On request, we will gladly sign your book.
There is strong evidence to ride a horse without a bridle and metallic pieces: the mouth is not affected, the horse learns to respond to subtle signals, creating a new trust relationship between man and horse.
In "Riding free" we show the practical and safe way to ride with more freedom, on the basis of step-by-step instructions. We introduce the bitless bridle, riding with the neck ring and riding without a saddle.
We focus on minimizing the equipment and show, by examples, how to train horses and ride in all the harmony that is possible. After all, trust, attention, care and clarity are important prerequisite for success.
With scientific research to prove their point, trainers Andrea and Markus Eschbach show readers how they can train and ride horses in a way that is safe, even when using very little equipment/minimal tack. This book is the first step toward your dream of riding your horse bareback, without a bit, and even without a bridle, while still feeling secure and in control.
Open your mind and prepare to discover how you can ride confidently and in control without a bit, without a bridle, without a saddle—even without all three! In fact, you can prepare your horse to react to the most subtle of aids and the lightest of touches so you feel safe whether you are riding with traditional tack, or not.
Riding Free examines the psychology and physiology of the horse and how a bit in his mouth and a saddle on his back impacts his state of mind and body. Then, basic how-to steps walk you through using a bitless bridle (for everyday training as well as competition); a neck ring (with or without a saddle); and mounting and riding bareback, at all gaits. In addition, you’ll find specific exercises for perfecting communication between horse and rider, both on the ground and on your horse’s back.
Here is a review from "The Sweet Feed" December 1, 2011:
So I was happy to see that German horse trainers Andrea and Markus Eschbach, endorse my daughter's choices. They often ride without tack. They list some familiar reasons for their decisions--Dr. Cook's research on the damage bits can cause, the absolute joy and unity felt when riding bareback--and some newer ones, too. The Eschbachs respond to pretty much every question you've wondered if you've seen this type of riding before--like "Where is the emergency brake?" (Interval braking, well-trained horse, and the simple fact that bitted and saddled horses don't really have an emergency brake, either.)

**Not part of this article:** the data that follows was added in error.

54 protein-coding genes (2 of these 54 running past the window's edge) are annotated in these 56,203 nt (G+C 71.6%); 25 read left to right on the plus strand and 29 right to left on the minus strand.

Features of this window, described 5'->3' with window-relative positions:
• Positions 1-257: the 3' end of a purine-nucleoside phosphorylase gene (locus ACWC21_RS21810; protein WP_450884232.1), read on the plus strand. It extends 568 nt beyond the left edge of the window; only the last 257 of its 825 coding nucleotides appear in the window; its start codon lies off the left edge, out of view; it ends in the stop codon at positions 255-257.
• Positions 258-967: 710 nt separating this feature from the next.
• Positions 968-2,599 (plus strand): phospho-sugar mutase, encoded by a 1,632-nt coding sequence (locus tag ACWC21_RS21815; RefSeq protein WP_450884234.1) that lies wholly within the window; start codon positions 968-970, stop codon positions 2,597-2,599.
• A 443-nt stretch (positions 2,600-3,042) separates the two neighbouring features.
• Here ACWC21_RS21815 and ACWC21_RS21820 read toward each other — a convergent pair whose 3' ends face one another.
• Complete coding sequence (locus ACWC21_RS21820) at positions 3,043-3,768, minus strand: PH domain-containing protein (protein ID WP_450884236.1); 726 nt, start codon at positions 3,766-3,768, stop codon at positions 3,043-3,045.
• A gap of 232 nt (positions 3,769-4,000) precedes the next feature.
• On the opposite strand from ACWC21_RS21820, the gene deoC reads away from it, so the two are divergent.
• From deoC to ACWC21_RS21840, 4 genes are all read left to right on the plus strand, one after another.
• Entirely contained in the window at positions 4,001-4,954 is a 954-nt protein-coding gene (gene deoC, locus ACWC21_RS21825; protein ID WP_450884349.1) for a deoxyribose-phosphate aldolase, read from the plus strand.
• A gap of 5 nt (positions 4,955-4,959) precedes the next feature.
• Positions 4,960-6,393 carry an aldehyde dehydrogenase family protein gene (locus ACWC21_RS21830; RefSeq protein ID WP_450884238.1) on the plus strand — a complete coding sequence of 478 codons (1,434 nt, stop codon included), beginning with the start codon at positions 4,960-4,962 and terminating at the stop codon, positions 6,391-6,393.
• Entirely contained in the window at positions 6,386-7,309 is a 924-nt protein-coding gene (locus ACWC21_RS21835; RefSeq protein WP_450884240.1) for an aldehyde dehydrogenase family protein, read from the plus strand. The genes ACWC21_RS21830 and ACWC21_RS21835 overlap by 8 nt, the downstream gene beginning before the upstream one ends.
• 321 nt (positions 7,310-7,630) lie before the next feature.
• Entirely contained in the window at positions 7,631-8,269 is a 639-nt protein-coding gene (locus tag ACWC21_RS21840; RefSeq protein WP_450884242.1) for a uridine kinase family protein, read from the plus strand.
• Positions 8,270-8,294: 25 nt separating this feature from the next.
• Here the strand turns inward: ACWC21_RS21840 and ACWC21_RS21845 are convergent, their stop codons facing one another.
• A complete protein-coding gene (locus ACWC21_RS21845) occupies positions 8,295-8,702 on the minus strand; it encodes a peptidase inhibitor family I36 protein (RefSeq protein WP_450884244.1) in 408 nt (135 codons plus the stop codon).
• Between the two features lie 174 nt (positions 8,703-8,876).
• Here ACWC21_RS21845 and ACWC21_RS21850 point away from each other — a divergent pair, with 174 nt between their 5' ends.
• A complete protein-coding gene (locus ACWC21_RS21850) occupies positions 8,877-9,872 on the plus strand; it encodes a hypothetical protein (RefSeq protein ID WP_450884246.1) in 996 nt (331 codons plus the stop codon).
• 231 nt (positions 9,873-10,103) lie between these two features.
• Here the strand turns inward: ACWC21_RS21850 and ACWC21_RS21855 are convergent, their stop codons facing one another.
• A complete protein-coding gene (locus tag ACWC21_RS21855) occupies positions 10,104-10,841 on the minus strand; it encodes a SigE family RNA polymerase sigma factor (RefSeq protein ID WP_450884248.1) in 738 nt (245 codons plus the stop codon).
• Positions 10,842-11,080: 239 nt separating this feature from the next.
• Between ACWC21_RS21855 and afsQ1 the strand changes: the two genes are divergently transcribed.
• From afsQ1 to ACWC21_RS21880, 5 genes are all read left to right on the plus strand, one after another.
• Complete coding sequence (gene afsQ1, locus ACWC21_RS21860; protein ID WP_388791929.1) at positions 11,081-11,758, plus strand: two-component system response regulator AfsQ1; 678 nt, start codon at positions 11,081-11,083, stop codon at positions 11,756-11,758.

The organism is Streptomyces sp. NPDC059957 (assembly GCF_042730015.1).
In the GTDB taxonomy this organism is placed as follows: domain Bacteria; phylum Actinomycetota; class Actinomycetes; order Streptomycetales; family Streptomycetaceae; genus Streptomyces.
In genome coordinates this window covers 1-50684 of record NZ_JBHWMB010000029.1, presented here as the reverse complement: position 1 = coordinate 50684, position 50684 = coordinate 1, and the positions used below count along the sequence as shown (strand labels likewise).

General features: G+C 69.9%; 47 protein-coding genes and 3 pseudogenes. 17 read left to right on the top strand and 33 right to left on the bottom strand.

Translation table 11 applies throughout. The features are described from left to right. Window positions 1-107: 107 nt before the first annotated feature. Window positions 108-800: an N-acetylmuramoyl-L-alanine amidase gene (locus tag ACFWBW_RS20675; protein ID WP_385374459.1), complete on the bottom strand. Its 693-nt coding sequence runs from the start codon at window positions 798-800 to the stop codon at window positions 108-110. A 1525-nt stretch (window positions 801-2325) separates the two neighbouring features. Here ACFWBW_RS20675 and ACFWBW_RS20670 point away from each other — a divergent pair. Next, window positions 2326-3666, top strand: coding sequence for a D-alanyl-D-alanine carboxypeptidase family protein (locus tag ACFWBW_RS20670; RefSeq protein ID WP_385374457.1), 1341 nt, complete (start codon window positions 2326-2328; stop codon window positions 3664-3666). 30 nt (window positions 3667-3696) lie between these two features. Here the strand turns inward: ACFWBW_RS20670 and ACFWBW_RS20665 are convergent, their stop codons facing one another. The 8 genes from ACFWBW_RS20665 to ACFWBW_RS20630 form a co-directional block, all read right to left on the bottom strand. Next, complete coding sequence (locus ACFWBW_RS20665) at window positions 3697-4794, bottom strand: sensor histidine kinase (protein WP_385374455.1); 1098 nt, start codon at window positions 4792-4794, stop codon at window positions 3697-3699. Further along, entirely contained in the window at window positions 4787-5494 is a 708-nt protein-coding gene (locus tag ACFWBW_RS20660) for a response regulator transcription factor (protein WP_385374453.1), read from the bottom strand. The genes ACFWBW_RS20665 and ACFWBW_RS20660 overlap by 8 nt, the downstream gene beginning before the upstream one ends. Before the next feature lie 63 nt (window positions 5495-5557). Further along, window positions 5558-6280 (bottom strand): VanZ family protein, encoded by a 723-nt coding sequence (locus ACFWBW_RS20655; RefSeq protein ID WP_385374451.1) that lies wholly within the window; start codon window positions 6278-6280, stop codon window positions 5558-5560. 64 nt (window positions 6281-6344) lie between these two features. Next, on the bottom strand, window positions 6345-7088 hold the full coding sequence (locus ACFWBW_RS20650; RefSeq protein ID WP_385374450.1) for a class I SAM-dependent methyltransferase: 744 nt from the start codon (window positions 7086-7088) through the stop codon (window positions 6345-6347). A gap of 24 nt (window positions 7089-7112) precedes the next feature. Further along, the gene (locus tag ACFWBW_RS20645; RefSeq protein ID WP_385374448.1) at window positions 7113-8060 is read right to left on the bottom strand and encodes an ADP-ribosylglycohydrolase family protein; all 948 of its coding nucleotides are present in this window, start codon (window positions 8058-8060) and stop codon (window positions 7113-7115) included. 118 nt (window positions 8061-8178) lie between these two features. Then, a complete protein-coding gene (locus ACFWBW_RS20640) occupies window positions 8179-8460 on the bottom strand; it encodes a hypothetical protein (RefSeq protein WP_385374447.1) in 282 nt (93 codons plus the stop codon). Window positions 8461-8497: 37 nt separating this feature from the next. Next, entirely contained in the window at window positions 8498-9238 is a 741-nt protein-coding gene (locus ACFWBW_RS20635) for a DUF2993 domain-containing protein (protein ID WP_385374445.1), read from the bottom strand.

The whole book has a very accessible, down-to-earth tone--there is even a page on how to contact the authors--and while you can tell it has been translated from the German, it reads smoothly and with all consciousness about English idioms. The Eschbachs eschew much of the salesmanship that some clinicians can't seem to avoid; they don't want you to buy their particular neck loop, they just want to tell you how and why to use one.
Although the Eschbachs include a caveat at the book's beginning about how you should wear a helmet even though theydon't, it's a little unnerving to see the photos of them riding helmetless at full gallop. After reading their writing, however, you understand the premium they place on naturalness. (Still, wear a helmet.) Their main point is how much your riding affects your life. "We actually believe that 'Riding Free' not only applies to your horse," they write, "but also to you. Free yourself from the constraints, burdens, and stresses of your daily routine and concentrate only on the partner that is carrying you."
Sometimes, I have to admit, I have looked at my daughter and thought the whole scene, while adorable, was also a little haphazard. Shouldn't she have a cute saddle pad and set of anti-grazing reins and a grab strap on her polished English saddle, like the other kids?
Now, thanks to the Eschbachs, I know better.
Trafalgar Square Books
How to Speak "Horse": A Horse-Crazy Kid's Guide to Reading Body Language, Understanding Behavior, and "Talking Back" with Simple Groundwork
On request, we will gladly sign your book.
Horses have their very own language—they communicate with the movement of their body, their expression, and the distance they close, maintain, or increase between them and an object or person of interest. This language is integral to understanding their behavior and how to train them—the ability to recognize fear, frustration, willingness, and happiness is important to a handler’s safety and success, on the ground and in the saddle.
Now horse trainers Andrea and Markus Eschbach have created easy lessons in “horse speak” for horse-crazy kids. Their book, chock full of beautiful color photographs, explains the basics of horse body language and how to “talk back.” With a focus on groundwork that is safe and fun for children, this lovely book offers a one-of-a-kind introduction to the keys to natural horsemanship and how good communication can keep you safe in everything you do with your horse.
Reading level: Ages 7 and up
Hardcover: 32 pages
Publisher: Trafalgar Square Books
Shipping Weight: 1.00 pounds
Author: Andrea & Markus Eschback
Illustrations: 104 color photos
In stock and available to ship.